Schweickart sustains that one of the main problems of capitalism is the dependence on "investors confidence". Capitalism needs continuous growth to work.  There needs to be an increase in consumption to convince private investors that there will be profits to be made at the end of the road.  Any bumps can be translated by some into a pessimistic outlook, and "their pessimism becomes a self-fulfilling prophesy" (Schweickart, 2008).  Then, decreasing investment means higher unemployment, which it means less aggregated demand, and there we are, trapped in a downward spiral (as an example, the current situation in the United States described here).  Now, in woc-marksoc we have a built-in corset for those people that own companies: they work there too, and they will be averse to act against their own workplace, so if they are not confident enough in the future to re-invest their earnings into new technology or an expansion, they will nevertheless look to maintain themselves occupied because they are the people on the line of fire.  I am sure that most folks do not like to commit economic "suicide".

But what about outside investors in marksoc?  Namely, those that can make the initial "investment" in the form of a loan or grant?  If those investors are cooperative banks, they must also be reticent to stop all their activity, because they must keep the bank running to obtain profits.  Closing the bank to do other stuff with the money would not work, since ownership is distributed between every employee involved.  But we cannot ensure that cooperative banks will use its funds to make loans to cooperative companies, instead of choosing other investment paths that could generate higher earnings.  Unless we make them do exactly that through regulation, of course.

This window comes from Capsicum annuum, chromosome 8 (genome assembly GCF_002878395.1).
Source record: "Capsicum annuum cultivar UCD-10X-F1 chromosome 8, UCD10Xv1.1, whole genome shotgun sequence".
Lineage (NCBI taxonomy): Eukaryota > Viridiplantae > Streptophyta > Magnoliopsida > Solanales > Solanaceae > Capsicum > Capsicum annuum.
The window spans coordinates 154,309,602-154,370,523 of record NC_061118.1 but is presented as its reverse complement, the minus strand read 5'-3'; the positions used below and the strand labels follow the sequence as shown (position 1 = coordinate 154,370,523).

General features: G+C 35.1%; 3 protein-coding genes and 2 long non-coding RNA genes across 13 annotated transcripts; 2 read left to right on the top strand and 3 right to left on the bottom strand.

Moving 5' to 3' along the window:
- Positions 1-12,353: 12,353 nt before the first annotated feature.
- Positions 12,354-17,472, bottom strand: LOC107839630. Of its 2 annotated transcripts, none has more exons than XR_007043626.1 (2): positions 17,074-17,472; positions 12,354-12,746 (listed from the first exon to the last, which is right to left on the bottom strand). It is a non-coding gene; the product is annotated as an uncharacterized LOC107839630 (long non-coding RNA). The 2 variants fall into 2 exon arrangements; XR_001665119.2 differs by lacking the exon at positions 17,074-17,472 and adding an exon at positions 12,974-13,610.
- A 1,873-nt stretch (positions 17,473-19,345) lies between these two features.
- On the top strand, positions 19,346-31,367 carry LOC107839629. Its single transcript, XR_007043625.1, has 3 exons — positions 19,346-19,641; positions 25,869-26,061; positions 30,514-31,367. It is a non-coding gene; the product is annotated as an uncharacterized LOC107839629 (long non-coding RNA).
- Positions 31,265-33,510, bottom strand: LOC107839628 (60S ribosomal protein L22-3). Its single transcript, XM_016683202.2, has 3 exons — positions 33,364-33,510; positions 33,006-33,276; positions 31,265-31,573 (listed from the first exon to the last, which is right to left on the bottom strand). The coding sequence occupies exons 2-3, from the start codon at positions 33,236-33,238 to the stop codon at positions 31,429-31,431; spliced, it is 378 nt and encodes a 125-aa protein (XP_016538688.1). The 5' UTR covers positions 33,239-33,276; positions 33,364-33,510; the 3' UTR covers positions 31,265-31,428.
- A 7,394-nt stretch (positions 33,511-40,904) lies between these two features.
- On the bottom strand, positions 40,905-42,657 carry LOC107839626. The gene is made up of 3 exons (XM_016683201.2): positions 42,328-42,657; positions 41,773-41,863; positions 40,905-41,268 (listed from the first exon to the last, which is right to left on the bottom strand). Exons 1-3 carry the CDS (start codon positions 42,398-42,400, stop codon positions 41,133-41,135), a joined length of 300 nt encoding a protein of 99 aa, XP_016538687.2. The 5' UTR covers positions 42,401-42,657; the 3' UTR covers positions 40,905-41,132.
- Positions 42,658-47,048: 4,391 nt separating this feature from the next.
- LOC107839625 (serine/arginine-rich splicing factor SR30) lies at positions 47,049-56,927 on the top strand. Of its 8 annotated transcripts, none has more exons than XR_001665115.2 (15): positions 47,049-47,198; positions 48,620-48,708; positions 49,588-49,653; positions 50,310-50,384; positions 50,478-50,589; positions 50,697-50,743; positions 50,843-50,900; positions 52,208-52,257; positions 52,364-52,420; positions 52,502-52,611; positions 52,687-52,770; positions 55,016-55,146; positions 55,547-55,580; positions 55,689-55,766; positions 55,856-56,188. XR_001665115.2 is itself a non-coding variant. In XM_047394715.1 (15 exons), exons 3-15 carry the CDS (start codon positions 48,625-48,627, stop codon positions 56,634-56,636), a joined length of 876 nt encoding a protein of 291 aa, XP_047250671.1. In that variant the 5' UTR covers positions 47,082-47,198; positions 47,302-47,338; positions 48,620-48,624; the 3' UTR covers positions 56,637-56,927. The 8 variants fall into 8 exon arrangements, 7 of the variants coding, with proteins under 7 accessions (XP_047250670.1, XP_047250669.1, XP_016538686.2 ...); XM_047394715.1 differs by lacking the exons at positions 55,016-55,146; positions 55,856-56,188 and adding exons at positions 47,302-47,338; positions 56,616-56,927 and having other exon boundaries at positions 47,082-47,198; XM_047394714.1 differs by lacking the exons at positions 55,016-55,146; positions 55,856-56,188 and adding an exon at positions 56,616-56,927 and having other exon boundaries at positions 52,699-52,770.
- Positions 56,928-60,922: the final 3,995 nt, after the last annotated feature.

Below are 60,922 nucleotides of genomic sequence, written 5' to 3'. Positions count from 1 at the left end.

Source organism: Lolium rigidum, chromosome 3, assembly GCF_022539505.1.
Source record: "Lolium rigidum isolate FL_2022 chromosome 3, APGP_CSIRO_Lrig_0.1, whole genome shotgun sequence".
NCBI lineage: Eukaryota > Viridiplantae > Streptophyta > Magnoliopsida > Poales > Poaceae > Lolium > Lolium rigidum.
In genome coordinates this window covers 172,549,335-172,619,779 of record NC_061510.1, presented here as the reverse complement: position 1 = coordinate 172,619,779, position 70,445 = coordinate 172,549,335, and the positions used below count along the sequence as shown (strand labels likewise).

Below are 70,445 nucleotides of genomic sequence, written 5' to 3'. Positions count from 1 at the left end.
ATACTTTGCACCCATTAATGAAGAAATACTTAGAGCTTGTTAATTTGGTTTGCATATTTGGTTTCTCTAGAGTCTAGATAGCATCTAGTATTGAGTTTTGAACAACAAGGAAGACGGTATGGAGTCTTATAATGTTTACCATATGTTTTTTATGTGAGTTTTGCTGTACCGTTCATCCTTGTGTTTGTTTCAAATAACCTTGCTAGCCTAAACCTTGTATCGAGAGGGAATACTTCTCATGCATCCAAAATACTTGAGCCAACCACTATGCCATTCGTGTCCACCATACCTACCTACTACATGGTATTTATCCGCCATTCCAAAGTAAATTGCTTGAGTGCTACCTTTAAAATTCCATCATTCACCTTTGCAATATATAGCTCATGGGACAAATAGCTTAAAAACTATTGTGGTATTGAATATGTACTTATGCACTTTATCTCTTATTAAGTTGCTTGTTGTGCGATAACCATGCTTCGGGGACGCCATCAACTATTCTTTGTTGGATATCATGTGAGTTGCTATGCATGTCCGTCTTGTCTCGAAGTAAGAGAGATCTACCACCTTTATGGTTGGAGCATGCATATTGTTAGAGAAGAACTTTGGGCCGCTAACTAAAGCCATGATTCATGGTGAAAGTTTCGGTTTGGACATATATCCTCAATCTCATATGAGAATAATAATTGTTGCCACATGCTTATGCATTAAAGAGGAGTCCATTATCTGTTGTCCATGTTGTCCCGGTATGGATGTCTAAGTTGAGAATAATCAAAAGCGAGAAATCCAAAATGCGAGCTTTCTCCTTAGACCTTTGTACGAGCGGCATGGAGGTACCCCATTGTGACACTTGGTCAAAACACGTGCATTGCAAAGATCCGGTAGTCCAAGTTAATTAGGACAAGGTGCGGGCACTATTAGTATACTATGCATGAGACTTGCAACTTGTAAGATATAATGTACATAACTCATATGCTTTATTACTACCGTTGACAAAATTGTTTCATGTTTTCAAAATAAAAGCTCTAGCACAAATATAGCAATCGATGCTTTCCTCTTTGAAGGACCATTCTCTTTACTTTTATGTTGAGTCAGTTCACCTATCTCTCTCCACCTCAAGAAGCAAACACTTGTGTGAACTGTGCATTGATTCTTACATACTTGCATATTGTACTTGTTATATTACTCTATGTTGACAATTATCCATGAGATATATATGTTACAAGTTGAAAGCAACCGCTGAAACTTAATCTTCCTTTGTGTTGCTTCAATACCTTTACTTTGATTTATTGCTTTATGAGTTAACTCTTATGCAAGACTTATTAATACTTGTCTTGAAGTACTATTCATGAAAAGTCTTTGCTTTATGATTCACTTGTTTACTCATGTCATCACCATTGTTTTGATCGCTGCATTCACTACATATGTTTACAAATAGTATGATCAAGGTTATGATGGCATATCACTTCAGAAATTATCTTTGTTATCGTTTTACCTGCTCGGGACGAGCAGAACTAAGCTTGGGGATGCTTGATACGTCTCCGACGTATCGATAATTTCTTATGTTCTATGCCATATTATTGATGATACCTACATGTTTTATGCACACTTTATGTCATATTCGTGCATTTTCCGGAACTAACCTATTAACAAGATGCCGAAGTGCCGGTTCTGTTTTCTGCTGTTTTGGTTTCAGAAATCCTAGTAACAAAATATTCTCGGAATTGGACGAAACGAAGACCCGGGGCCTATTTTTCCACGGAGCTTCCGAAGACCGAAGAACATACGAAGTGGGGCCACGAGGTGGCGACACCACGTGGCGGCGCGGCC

The solution that Schweickart provides is to bring financial markets "under conscious collective control".  How does he plans to do that?  Exacting a tax on cooperative companies, which the State will later redistribute to social banks based on the population of each region of a country (per-capita basis).  I let him to explain here how this redistribution system would work:

These funds are then distributed to local and regional investment banks —public banks—charged with loaning them out to individuals and enterprises needing funds to start up, upgrade, or expand business operations. Loan applications are judged in terms of projected profitability, employment creation, and, if the community so desires, environment enhancement.